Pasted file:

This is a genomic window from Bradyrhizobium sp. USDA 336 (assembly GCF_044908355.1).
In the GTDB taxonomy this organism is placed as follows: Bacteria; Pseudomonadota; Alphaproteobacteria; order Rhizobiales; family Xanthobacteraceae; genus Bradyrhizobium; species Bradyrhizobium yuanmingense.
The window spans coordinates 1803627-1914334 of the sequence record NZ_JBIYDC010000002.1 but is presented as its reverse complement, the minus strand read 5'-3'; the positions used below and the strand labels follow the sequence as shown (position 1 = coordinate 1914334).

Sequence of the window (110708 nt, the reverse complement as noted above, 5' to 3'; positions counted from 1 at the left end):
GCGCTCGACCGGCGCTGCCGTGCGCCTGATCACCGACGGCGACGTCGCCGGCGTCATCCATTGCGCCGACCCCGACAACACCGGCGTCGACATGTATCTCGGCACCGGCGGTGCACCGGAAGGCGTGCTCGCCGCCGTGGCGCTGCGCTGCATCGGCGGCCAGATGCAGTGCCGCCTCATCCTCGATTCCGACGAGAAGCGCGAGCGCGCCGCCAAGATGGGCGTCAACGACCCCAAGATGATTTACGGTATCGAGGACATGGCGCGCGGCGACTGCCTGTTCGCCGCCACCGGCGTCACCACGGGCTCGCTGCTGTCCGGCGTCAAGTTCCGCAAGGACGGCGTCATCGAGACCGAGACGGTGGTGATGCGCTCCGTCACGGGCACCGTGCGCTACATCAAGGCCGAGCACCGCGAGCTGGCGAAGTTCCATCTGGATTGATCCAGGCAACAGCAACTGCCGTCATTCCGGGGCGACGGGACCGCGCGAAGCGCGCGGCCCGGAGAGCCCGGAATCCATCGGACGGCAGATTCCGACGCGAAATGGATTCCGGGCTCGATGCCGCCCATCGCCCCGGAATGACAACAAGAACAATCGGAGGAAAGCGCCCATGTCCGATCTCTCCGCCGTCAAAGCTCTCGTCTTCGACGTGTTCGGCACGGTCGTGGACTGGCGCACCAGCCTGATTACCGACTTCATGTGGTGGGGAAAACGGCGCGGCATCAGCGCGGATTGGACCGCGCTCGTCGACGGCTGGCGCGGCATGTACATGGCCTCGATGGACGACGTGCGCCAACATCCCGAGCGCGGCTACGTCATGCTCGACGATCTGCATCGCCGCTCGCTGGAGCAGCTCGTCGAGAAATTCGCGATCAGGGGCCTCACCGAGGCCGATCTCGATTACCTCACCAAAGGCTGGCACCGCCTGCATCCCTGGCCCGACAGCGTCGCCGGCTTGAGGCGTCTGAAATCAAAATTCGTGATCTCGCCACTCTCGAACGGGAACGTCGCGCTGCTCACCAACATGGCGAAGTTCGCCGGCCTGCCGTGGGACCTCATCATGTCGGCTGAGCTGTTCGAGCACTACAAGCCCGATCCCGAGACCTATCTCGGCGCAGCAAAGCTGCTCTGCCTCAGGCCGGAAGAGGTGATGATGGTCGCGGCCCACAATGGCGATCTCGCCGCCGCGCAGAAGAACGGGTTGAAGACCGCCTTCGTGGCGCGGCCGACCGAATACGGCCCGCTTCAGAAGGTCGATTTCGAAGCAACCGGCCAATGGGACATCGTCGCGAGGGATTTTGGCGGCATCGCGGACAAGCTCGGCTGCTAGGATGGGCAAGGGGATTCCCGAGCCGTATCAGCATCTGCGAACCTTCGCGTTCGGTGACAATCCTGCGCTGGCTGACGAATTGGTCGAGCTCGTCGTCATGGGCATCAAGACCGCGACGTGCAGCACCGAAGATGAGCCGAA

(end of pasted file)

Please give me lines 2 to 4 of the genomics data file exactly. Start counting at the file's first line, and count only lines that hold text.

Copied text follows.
In the GTDB taxonomy this organism is placed as follows: Bacteria; Pseudomonadota; Alphaproteobacteria; order Rhizobiales; family Xanthobacteraceae; genus Bradyrhizobium; species Bradyrhizobium yuanmingense.
The window spans coordinates 1803627-1914334 of the sequence record NZ_JBIYDC010000002.1 but is presented as its reverse complement, the minus strand read 5'-3'; the positions used below and the strand labels follow the sequence as shown (position 1 = coordinate 1914334).

Sequence of the window (110708 nt, the reverse complement as noted above, 5' to 3'; positions counted from 1 at the left end):